The organization that oversees the Olympic movement in this country has failed to protect young athletes from the threat of sexual misconduct in elite sports, according to a new report that offers a damning assessment of two of the U.S. Olympic Committee’s top executives who were in charge at the time the Larry Nassar sexual abuse scandal was unfolding.
An investigation commissioned by the USOC provides a detailed look at the inaction of former USOC CEO Scott Blackmun and USOC chief of sport performance Alan Ashley in the roughly year-long period after they were informed of the allegations against Nassar.
The 233-page Ropes & Gray report, a copy of which was read by USA TODAY before it was released to the public Monday afternoon, found that after Blackmun and Ashley learned about Nassar from then-USA Gymnastics CEO Steve Penny on July 25, 2015, neither man “engaged with USAG on the reported concerns, shared the information with others at the USOC or took any other action in response to the information from Mr. Penny to ensure that responsible steps were being taken by USAG and the USOC to protect athletes.”
It was not until Sept. 12, 2016 that Nassar’s abuse was made public in a report in the Indianapolis Star, part of the USA TODAY Network.
Monday morning, Ashley was fired by Sarah Hirshland, CEO of the USOC after she was made aware of the contents of the Ropes & Gray report. Spokesman Patrick Sandusky confirmed the dismissal Monday afternoon, 20 minutes after USA TODAY broke the news of the damning report.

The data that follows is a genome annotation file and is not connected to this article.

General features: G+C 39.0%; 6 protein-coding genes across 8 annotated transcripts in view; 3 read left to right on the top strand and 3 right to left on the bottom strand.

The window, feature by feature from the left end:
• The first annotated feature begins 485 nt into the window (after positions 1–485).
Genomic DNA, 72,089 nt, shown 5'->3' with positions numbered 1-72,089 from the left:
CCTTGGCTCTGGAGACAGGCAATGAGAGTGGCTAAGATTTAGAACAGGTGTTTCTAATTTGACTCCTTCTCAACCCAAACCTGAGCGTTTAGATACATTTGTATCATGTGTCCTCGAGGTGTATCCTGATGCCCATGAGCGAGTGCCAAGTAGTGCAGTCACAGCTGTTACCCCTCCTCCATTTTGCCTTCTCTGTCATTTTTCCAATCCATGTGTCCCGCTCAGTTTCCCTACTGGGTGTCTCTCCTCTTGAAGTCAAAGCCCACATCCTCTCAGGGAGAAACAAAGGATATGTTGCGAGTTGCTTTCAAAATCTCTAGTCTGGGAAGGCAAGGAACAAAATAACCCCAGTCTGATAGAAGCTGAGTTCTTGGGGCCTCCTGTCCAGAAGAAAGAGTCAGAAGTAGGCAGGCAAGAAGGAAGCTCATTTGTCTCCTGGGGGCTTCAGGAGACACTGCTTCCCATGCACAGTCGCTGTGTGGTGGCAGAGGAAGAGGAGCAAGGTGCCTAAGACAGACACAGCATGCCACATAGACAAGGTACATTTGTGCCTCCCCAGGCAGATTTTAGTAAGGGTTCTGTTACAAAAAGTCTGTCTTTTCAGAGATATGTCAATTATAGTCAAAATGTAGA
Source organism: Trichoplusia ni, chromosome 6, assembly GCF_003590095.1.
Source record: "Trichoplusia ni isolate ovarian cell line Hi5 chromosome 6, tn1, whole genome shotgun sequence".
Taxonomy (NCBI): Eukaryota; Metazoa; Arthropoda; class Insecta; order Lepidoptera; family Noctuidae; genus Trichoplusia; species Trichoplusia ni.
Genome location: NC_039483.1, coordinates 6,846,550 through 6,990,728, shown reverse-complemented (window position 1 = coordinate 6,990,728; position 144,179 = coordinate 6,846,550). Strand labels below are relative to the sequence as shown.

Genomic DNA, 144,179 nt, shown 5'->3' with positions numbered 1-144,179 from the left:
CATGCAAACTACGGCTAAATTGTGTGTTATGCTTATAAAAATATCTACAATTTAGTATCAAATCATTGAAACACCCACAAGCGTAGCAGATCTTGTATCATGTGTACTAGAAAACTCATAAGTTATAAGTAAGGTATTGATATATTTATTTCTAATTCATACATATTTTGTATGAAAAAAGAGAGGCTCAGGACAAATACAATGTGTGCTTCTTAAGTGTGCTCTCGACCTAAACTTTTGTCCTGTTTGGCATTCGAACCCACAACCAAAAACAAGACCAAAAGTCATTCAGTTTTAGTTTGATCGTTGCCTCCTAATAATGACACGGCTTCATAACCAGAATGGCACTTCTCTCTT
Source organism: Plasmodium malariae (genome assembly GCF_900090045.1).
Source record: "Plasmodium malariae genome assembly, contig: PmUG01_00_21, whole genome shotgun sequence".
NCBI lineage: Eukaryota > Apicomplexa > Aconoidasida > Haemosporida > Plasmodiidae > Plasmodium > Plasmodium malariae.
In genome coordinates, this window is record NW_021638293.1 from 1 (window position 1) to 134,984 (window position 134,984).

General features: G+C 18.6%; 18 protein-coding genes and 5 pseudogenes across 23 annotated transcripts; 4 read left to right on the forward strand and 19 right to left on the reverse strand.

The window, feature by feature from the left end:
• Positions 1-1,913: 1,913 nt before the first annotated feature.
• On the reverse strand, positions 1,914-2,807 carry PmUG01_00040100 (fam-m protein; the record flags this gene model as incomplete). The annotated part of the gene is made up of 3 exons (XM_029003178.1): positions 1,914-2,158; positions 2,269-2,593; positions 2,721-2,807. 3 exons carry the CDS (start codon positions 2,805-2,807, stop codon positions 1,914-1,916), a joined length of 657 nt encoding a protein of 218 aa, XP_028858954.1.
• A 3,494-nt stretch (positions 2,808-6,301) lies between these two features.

The law firm Ropes & Gray was hired in February by the USOC to investigate when USAG and USOC officials first became aware of evidence of Nassar’s abuse and what they did with that information. It reviewed more than 1.3 million documents and interviewed more than 100 people, including gymnasts and employees and board members of the USOC, USAG and the U.S. Center for SafeSport. Notably, longtime gymnastics coaches Martha and Bela Karolyi declined repeated requests to be interviewed.
The comprehensive report comes more than two years after revelations that Nassar, the longtime physician for USAG and Michigan State University, had molested more than 350 girls and young women under the guise of medical treatment. The investigation follows a tumultuous year for the USOC in which it has been summoned before Congress to answer questions about Nassar and other sexual abuse scandals that have engulfed several national governing bodies. While much has been reported about Penny and USAG’s systemic failures, the report sheds new light on the USOC’s secrecy in the matter and its lack of oversight.
In its executive summary, Ropes & Gray said Nassar’s ability to abuse athletes for nearly 30 years “is a manifestation of the broader failures at USAG and the USOC to adopt appropriate child-protective policies and procedures to ensure a culture of safety for young athletes.” Both USAG and the USOC had governance structures and policies in place that “had the effect of allowing abuse to occur and continue without effective intervention.”
The report also found Penny and Blackmun, who were then serving as CEOs of USAG and the USOC, respectively, “engaged in affirmative efforts to protect and preserve their institutional interests – even as Nassar retired from the sport with his reputation intact and continued to have access to girls and young women at the college, club and high school levels.”